"I have an email workflow that is different from yours"
If you're happy with your email setup, I am by no means suggesting you have a problem and need to change.
"You've just reinvented X"
Others pointed out services like mine already exist. I was pretty sure they did, because I didn't come up with the idea - I read it some years ago on a blog. I wish I could remember which so I can credit it, but I don't know how to construct a proper query for a search engine to find it. I am glad people pointed this out, so that I can pass on to anyone reading my posts:
- Mail In Black
- Tagged Message Delivery Agent
- Spam Arrest
- Hashcash: I had heard of it, but not in the context of email.
And it's called challenge-response filtering.
"Just don't sign up" or "Actively unsubscribe"
Several comments like:
- "The key is not to let it build up."
- "If you unsubscribe every time you see a new e-mail that you’re not interested in it’ll help keep it in check."
- "No, this is just good email discipline. (unsubscribing and not signing up)."
Perhaps it has worked well enough for others, but it hasn't for me.
- Whenever I purchase something from a site, I actively search and unselect any boxes that imply I will get emails from them.
- Not all sites give you such an option when you sign up to use their service.
- There are certain times you need to sign up for some service. Think of all the apps you have on your phone. How many of them represent some service?
So not getting the emails in the first place is not an option. The next best thing is to be vigilant and unsubscribe as soon as you start getting unwanted emails from some service/company.
As I mentioned in my original post, I did this for a while. And I would have to keep doing this because of all those services. After doing this for years, I decided I didn't want to do this for the rest of my life. As some other commenter said:
... the strategy of continuing to unsubscribe from things is based on the flawed idea that i want to opt-in to an ongoing maintenance task for the rest of my life.
And for people who say having a clean inbox is just a matter of discipline: Why on Earth should engaging in email require any discipline? There is no inherent value in maintaining that discipline (unlike, say, exercise). This may be hard to see until you come to my side of things.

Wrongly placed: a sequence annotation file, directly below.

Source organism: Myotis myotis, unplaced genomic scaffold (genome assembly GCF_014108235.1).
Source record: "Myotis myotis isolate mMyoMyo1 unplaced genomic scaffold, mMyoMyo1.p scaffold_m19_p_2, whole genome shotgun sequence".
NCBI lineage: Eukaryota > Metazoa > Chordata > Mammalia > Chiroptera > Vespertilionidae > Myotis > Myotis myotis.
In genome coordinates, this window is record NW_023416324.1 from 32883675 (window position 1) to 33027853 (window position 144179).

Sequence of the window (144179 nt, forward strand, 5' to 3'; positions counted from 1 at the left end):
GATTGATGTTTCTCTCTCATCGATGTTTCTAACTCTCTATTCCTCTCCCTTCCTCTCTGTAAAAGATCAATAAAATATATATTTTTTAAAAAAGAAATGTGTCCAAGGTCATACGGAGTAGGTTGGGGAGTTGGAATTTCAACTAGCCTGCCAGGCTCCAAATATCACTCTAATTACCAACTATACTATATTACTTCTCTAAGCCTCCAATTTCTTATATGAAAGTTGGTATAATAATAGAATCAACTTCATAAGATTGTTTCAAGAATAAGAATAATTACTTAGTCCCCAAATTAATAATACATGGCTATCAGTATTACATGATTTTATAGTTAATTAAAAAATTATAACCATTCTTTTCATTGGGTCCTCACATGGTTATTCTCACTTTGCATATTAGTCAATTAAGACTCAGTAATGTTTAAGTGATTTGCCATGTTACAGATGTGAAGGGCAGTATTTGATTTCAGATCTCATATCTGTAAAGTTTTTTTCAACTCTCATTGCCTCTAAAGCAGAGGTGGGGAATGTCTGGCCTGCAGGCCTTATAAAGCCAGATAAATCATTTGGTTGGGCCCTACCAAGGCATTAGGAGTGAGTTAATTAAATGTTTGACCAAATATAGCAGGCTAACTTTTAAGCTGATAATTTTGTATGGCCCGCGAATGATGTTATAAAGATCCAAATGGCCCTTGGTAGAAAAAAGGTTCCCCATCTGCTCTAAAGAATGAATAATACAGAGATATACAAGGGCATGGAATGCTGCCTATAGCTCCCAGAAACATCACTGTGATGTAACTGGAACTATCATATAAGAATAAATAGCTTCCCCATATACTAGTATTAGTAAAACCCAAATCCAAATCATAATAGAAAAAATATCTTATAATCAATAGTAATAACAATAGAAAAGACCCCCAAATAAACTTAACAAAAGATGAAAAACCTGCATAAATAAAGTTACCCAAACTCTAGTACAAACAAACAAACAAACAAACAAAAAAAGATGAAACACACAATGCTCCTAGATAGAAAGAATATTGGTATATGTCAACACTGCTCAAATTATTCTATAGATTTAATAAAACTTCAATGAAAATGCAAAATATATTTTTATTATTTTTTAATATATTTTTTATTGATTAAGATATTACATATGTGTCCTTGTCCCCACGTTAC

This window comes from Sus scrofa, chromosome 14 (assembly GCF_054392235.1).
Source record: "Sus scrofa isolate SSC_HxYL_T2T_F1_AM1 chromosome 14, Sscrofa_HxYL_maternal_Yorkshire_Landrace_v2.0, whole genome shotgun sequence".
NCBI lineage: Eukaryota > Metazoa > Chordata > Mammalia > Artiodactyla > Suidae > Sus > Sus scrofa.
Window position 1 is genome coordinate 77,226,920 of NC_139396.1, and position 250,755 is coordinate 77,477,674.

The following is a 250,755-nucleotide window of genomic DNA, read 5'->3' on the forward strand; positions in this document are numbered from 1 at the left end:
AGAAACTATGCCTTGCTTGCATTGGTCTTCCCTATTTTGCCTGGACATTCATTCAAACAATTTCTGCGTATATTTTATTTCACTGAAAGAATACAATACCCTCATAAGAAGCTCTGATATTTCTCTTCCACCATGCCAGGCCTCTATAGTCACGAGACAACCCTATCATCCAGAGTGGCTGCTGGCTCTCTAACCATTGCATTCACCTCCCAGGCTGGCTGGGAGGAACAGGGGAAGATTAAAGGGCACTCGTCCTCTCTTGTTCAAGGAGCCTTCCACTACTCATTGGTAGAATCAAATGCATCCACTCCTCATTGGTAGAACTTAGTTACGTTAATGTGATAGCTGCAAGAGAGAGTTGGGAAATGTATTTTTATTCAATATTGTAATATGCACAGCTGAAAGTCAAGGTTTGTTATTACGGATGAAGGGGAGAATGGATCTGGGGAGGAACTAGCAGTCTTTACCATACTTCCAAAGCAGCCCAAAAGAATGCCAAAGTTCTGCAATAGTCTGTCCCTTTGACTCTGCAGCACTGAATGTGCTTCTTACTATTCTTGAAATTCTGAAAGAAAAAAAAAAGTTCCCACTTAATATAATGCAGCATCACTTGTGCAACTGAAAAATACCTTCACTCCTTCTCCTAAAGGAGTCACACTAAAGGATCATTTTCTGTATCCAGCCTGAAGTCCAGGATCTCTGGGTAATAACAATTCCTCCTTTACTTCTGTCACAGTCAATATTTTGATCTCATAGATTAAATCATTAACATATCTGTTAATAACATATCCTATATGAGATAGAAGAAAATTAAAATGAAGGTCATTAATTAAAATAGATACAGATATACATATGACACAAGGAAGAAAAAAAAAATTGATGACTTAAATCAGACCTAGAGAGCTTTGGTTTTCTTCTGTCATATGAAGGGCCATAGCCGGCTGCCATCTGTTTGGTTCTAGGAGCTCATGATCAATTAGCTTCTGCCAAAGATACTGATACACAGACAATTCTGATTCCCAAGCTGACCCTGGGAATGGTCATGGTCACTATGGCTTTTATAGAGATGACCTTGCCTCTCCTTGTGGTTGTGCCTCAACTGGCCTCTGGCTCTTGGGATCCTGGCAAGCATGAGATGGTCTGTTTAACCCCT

Consider this analogy: Let's say you own a (physical) space that is not locked. Anyone can and does walk into that space, and they are all free to use it. I care about only a few of these people - perhaps one out of every 20. This creates a lot of mess, which requires a lot of effort on my part to clean it. Yet I take pride in cleaning it every day - I'm very disciplined. My friend, though, is wondering why I don't just install a lock and give the people I care about a key? That would cut down on the mess a lot. If I turned to him and say "Oh it just takes discipline - why should I bother with a lock?" would it make much sense? There's no virtue in cleaning a mess every day.
Look at things from my perspective. I have a functioning system using a whitelist. Can you give me a benefit to switching to your model, where I need to have discipline? What gain do I get from it that I don't already have? Don't just blindly accept the status quo as the default.
"I don't get too much spam."
If we're talking about real spam (as opposed to stuff I may have signed up for), I don't either. In the last 24 hours, I didn't get any spam.
However, there was a point 1-2 years ago where suddenly the amount of spam I was getting exploded. I remember counting almost 50 in one day, and 20 was the norm at the time. It was around that time I was motivated to write this.
But we're not talking only about spam. We're talking about non-personal emails. As an example, last Monday, I got around 10 of them. It's still more than I care for.
"That solution won't work"
I've had this experience many times in my life where I describe something that is working, and someone tries to convince me it's not, based on some model of the world he has in his head.